Content on this page requires a newer version of Adobe Flash Player.

Get Adobe Flash player





Understanding Scriptures

Readers Views

Activity news and much more

Free Subscription:

Subscribe Unsubscribe

 Blooming Stars

Programming, Deprogramming and Reprogramming the World -3

            John B. Watson, founder of behaviorism in psychology wrote in connection with child-rearing: “Give me a dozen healthy infants, well-formed, and my own specified world to bring them up in and I will guarantee to take any one at random and train him to become my type of specialist I might select – doctor, lawyer, artist, merchant-chief, and yes, even beggar-man and thief, regardless of his talents, penchants, tendencies, abilities, vocations, and race of his ancestors (Behaviorism, 1930, p. 82)”. Watson’s radical behaviorism, Ivan Pavlov’s demonstration of human behavior as respondent (classical) conditioning, and B. F. Skinner’s explanation of human behavior as occasioned and shaped by operant conditioning and different schedules of re-enforcement laid a strong foundation for behavior therapy in modern psychology wherein problem behaviors are considered to be due to faulty programming/ conditioning/learning.

            Emphasis is on empiricism and determinism as well as on nurture on the nature-nurture spectrum. Psychic determinism owing to pre-programmed or pre-determined genetic or hereditary disposition obtaining in psycho-analytic theories as proposed by Sigmund Freud also diminishes the role of human freedom. It is only the humanistic school of psychology that really gives freedom a chance. The age-old unresolved (and irresolvable in that a closure is not possible without recourse to faith) discourse in theology related to nature, grace, freedom, and predestination concerns programming by God and/or humans. Any relationship, any counseling, or psychotherapy has the obvious potential for altering behavior for good or for bad or for brain-washing. I spoke glibly about freedom until I came to the belated realization how heavily programmed I was. Doctrines and dogmas were passed on to me, and I began or tried to believe them without questioning or really examining them. The persons who passed them on were in the same predicament as I was. We all believed because of the assumption, unquestioned of course, that the persons who formulated them somehow knew better, and that essential things in life related to faith and morals were settled once and for all, and that there was no room for credible dissent.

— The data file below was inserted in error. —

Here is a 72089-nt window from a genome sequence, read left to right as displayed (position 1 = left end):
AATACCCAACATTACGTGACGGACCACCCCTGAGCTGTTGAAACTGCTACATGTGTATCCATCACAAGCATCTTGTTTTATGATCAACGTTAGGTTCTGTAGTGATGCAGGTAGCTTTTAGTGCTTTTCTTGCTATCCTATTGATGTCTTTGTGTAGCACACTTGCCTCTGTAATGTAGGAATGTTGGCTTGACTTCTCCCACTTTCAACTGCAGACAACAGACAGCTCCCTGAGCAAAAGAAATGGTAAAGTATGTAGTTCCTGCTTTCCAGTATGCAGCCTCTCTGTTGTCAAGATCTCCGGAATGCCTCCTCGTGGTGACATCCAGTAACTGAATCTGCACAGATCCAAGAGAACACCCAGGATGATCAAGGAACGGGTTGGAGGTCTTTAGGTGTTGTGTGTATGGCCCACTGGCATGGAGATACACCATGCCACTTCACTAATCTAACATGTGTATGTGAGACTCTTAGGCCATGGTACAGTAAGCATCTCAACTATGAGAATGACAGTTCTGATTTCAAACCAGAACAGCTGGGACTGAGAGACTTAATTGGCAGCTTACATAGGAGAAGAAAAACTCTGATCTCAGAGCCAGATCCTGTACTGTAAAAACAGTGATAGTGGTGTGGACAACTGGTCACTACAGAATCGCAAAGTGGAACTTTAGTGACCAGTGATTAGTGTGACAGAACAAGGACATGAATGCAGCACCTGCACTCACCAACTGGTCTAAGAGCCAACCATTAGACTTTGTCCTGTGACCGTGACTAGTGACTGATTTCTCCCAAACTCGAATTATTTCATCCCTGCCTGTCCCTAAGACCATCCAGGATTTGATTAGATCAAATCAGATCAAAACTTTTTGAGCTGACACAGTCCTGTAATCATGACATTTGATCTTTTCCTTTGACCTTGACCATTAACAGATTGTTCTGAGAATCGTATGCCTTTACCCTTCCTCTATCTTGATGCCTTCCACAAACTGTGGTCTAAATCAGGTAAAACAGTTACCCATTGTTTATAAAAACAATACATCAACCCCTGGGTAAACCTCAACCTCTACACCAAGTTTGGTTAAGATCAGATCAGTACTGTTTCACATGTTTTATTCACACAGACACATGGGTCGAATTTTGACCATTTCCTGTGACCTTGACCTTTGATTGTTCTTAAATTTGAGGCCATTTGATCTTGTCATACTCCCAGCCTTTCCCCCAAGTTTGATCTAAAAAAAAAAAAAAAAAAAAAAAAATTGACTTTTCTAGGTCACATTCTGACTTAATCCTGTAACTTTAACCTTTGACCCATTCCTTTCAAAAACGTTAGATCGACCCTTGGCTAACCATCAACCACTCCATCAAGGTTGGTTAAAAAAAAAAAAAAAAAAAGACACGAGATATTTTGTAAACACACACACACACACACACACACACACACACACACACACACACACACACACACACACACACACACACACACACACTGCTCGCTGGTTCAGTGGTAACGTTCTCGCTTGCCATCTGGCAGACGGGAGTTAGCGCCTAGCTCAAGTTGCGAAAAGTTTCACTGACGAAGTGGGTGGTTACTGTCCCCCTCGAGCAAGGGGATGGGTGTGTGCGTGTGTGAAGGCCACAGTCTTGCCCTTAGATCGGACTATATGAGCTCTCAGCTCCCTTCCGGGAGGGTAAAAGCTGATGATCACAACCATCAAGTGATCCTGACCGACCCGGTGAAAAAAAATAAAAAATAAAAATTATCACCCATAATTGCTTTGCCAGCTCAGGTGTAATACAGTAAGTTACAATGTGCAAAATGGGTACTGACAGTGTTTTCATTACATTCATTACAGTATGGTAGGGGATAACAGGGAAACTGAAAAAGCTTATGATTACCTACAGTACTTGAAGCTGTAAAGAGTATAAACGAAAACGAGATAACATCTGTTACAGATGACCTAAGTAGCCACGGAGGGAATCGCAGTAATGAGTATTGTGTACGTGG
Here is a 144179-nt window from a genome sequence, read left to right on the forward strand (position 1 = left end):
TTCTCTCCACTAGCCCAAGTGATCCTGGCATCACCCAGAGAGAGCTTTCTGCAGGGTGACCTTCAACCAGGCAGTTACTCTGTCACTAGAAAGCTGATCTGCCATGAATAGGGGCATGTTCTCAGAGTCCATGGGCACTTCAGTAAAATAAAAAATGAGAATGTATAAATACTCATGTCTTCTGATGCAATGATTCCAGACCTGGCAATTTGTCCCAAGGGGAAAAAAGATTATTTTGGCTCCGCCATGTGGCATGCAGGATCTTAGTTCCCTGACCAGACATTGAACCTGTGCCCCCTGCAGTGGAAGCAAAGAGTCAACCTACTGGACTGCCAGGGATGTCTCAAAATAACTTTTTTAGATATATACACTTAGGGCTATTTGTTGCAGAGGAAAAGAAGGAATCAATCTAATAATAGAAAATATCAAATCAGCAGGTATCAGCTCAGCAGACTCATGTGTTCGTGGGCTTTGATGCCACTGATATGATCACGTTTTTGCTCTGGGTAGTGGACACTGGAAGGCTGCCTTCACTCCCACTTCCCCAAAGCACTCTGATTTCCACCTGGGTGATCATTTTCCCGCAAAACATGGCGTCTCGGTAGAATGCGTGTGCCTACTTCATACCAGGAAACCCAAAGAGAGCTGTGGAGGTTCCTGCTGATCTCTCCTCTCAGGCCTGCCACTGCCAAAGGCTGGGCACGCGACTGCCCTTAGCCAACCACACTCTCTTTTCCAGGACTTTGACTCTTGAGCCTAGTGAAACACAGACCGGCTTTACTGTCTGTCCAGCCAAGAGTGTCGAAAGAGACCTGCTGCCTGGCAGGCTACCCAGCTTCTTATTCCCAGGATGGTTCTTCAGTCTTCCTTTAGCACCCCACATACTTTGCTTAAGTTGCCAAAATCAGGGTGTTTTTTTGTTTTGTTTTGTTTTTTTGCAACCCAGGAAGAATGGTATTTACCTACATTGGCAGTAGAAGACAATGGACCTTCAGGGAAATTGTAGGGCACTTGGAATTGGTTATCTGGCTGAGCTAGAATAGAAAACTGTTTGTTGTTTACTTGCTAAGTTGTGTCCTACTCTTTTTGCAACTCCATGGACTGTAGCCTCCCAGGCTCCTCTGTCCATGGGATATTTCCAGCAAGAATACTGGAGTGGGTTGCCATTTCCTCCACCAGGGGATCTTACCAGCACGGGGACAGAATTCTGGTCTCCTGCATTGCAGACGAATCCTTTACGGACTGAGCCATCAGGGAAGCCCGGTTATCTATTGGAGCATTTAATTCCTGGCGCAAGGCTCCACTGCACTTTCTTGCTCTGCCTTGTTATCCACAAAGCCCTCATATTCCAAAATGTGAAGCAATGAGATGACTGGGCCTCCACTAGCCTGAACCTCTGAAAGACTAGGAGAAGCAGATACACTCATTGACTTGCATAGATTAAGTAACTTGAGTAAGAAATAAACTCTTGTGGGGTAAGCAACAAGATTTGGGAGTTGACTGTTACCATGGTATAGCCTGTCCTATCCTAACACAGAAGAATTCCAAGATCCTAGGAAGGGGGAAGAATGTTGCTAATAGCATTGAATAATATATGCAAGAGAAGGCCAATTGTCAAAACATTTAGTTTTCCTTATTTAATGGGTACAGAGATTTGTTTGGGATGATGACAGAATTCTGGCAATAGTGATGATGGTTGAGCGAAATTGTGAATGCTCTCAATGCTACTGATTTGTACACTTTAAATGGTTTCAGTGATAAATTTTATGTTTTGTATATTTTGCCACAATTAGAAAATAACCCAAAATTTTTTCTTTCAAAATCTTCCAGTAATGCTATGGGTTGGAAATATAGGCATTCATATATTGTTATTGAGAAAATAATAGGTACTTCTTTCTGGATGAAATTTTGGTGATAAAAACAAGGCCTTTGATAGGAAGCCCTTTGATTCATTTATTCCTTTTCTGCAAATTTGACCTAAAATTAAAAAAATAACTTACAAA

The weight of tradition was so overwhelming that one did not dare question without risking one’s good standing in society or bona-fide credentials or exposing oneself to great inconveniences and material disadvantages. When Galileo, considered to be the father of modern science, went against all odds to declare on the basis of his findings that the earth moves around the sun, he almost lost his life. He was forced to recant his statement to save his life. He recanted his finding of the earth moving around the sun also at the same time allegedly muttering “and yet it (earth) moves”. To say earth moved at that time was a heresy punishable by death. He saved his life but lived under house arrest for the rest of his life. He was exonerated from his so-called crime/heresy only a few years ago. Except in Islamic countries, most of us can dissent without our life being in peril. We may still be socially ostracized, or may still suffer economic disadvantage for the stance we take.

            Socrates greatly influenced me through his statement that an unexamined life is not worth living. I thoroughly examined the story of my life as the history of my salvation/liberation, and subjected my life, primarily my religious life in the Society of Jesus characterized by the three vows of poverty, chastity, and obedience, and also a special fourth vow of obedience to the Pope, to critical thinking and rigorous analysis. I gradually came to the conclusion that I have gone beyond the framework of the Society of Jesus, and that I could not function faithfully within its scope, specifically, its written constitution and decrees enacted through general congregations, and decided to leave the Jesuits after a long struggle and discernment. While leaving the Jesuits at the age of 42, fortunately I had a degree that enabled me to have financial independence even as I continued with greater vigor my life-long dreams of spiritual pursuits and search for truth. In other words, I had to free myself from all strings attached to various organizations and entities that did not help me to be who I am. While I am eternally indebted and grateful to all, including organizations that contributed to my growth, I also became strongly convinced that they, if they subjected to the same analysis as I have, would expect no less from me as they are in the same business as I am of serving God and humanity.


All rights reserved to East West Awakening. Designed and powered by